The Organic No-Till Farming Revolution; Review & Giveaway

The Organic No-Till Farming Revolution is an eye-opener for the gardener, farmer, or homesteader, who seeks to cultivate soil health wherever they grow. Andrew Mefferd was most obliging to send me a copy of his latest book for review and giveaway. It is my privilege to be able to offer you the chance to win a copy for yourself.

What is No-Till?

No-till is exactly what it sounds like: reducing or avoiding tillage in the garden or crop field. No-till is is about climate change, soil health, and farm profitability─it’s a way to improve all three at the same time. In the introduction of “The Organic No-Till Farming Revolution”, Mefferd states:

Ultimately, no till is about the soil, and how improving soil health can also improve atmospheric health and farm bottom lines. Any one of these issues by itself is compelling enough to make us want to try no-till. The fact that no-till makes the connection between all three issues is what makes it so timely.

For example, if you only cared about farm profitability, and didn’t care about the soil or atmospheric health, no-till would still be worthwhile for improving farm efficiency and profitability. Growers who are happy with what they are earning, but want to grow in a more ecological method, will also be interested in no-till.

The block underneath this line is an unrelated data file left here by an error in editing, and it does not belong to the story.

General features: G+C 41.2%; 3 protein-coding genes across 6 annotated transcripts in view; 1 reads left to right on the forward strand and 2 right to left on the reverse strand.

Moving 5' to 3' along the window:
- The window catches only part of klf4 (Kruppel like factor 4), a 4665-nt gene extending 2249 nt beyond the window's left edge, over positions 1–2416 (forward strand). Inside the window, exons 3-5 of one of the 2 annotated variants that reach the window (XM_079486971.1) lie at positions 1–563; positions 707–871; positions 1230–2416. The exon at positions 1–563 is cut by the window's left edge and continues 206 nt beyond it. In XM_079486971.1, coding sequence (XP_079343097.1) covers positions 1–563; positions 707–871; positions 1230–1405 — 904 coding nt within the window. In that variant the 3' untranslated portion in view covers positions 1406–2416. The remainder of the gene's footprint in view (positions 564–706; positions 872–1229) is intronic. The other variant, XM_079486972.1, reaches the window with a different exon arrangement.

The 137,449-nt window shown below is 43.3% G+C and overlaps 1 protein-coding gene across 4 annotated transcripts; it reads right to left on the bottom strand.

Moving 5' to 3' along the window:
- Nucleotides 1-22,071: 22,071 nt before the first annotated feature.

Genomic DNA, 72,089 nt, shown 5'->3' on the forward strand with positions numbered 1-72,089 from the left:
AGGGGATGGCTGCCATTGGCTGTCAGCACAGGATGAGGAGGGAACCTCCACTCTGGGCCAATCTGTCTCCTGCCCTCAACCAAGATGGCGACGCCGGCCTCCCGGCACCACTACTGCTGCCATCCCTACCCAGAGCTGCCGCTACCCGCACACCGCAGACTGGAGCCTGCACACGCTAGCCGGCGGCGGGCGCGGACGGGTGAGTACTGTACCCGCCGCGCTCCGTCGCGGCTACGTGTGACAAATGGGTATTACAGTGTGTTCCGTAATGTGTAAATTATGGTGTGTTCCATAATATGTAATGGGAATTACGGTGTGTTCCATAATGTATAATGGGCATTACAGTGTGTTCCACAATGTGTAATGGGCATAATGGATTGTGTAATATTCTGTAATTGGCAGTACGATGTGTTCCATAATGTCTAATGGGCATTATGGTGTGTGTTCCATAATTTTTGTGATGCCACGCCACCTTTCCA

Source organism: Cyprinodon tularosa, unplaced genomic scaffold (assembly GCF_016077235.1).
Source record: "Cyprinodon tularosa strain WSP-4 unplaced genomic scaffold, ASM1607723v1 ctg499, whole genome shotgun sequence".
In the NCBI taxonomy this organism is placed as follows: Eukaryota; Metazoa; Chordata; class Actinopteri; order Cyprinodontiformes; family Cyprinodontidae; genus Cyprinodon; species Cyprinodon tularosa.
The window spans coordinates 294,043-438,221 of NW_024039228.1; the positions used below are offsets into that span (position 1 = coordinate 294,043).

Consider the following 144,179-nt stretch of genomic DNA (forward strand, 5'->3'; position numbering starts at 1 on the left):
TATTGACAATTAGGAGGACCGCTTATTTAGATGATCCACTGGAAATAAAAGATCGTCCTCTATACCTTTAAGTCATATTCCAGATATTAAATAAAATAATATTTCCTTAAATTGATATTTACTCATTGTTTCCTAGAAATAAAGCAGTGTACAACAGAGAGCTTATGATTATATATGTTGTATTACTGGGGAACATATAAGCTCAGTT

Avoiding tillage preserves soil structure and protects the soil by leaving crop residues on the soil surface. The improved structure and soil cover increase soil’s ability to absorb and infiltrate water, which in turn reduces soil erosion and run-off, and prevents pollution from entering nearby water sources. This creates an ideal environment for microbial life.

In “Cultivating Soil Health“, the first article in this series on soil, we discussed how plants use sunlight to convert carbon and water into carbohydrates. They use the carbohydrates to grow their roots, stems, leaves and seeds, and then exchange surplus carbohydrates for minerals and nutrients mined from the soil by the microbial life-forms. Carbon is the fuel source driving these interactions. By bolstering soil-life we’re effectively promoting the health of the crops we plant there, which means we can grow bigger (and more nutritious) vegetables and fruits, and we’ll have healthier, more disease-resistant crops.

No-till even lowers the barriers to beginning farmers, making it possible to start a farm without a tractor or even a rototiller. Runamuk is living proof of that. I don’t own a tiller and after buying Runamuk’s forever-farm I could not afford to pay someone to till a plot for our garden here. Yet through a combination of rotational grazing, occultation, and cover-cropping, I’ve managed to establish a fairly sexy 60ft x 100ft plot. If I can do it, anyone can.

Who is Andrew Mefferd?

Click image to purchase with Amazon.

Andrew Mefferd is a Maine farmer who spent 7 years in the research department at Johnny’s Selected Seeds. As part of his job there, he traveled around the world to consult with researchers and farmers about the best practices for greenhouse growing. From Johnny’s, Meffered moved on to become the editor and publisher of Growing for Market magazine. His first book was: “The Greenhouse and Hoophouse Grower’s Handbook“. Now he’s published a second book, entitled: “The Organic No-Till Farming Revolution; High Production Methods for Small-Scale Farmers”.

About the Book